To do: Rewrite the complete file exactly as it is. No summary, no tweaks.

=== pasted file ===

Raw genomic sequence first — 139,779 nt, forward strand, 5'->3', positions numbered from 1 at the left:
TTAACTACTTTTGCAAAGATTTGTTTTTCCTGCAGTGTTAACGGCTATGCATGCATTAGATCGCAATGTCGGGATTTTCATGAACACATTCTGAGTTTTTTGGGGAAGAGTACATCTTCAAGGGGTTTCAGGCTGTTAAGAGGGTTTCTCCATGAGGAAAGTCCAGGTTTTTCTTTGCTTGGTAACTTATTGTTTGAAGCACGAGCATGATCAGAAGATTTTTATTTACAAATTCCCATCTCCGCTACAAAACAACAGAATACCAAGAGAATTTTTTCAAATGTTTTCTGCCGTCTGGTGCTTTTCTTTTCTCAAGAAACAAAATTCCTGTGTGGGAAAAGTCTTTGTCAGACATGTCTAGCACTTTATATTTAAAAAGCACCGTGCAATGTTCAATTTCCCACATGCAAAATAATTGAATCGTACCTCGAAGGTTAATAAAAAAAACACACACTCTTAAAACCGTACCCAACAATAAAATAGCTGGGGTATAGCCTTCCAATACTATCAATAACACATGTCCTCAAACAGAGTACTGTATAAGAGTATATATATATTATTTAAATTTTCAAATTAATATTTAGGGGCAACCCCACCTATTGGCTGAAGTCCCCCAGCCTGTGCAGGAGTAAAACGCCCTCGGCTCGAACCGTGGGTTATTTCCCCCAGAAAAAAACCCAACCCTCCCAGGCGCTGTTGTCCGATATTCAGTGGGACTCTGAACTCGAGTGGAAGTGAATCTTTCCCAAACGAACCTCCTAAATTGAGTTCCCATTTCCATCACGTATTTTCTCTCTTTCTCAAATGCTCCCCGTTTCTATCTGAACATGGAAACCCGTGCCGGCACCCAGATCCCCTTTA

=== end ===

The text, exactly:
Raw genomic sequence first — 139,779 nt, forward strand, 5'->3', positions numbered from 1 at the left:
TTAACTACTTTTGCAAAGATTTGTTTTTCCTGCAGTGTTAACGGCTATGCATGCATTAGATCGCAATGTCGGGATTTTCATGAACACATTCTGAGTTTTTTGGGGAAGAGTACATCTTCAAGGGGTTTCAGGCTGTTAAGAGGGTTTCTCCATGAGGAAAGTCCAGGTTTTTCTTTGCTTGGTAACTTATTGTTTGAAGCACGAGCATGATCAGAAGATTTTTATTTACAAATTCCCATCTCCGCTACAAAACAACAGAATACCAAGAGAATTTTTTCAAATGTTTTCTGCCGTCTGGTGCTTTTCTTTTCTCAAGAAACAAAATTCCTGTGTGGGAAAAGTCTTTGTCAGACATGTCTAGCACTTTATATTTAAAAAGCACCGTGCAATGTTCAATTTCCCACATGCAAAATAATTGAATCGTACCTCGAAGGTTAATAAAAAAAACACACACTCTTAAAACCGTACCCAACAATAAAATAGCTGGGGTATAGCCTTCCAATACTATCAATAACACATGTCCTCAAACAGAGTACTGTATAAGAGTATATATATATTATTTAAATTTTCAAATTAATATTTAGGGGCAACCCCACCTATTGGCTGAAGTCCCCCAGCCTGTGCAGGAGTAAAACGCCCTCGGCTCGAACCGTGGGTTATTTCCCCCAGAAAAAAACCCAACCCTCCCAGGCGCTGTTGTCCGATATTCAGTGGGACTCTGAACTCGAGTGGAAGTGAATCTTTCCCAAACGAACCTCCTAAATTGAGTTCCCATTTCCATCACGTATTTTCTCTCTTTCTCAAATGCTCCCCGTTTCTATCTGAACATGGAAACCCGTGCCGGCACCCAGATCCCCTTTA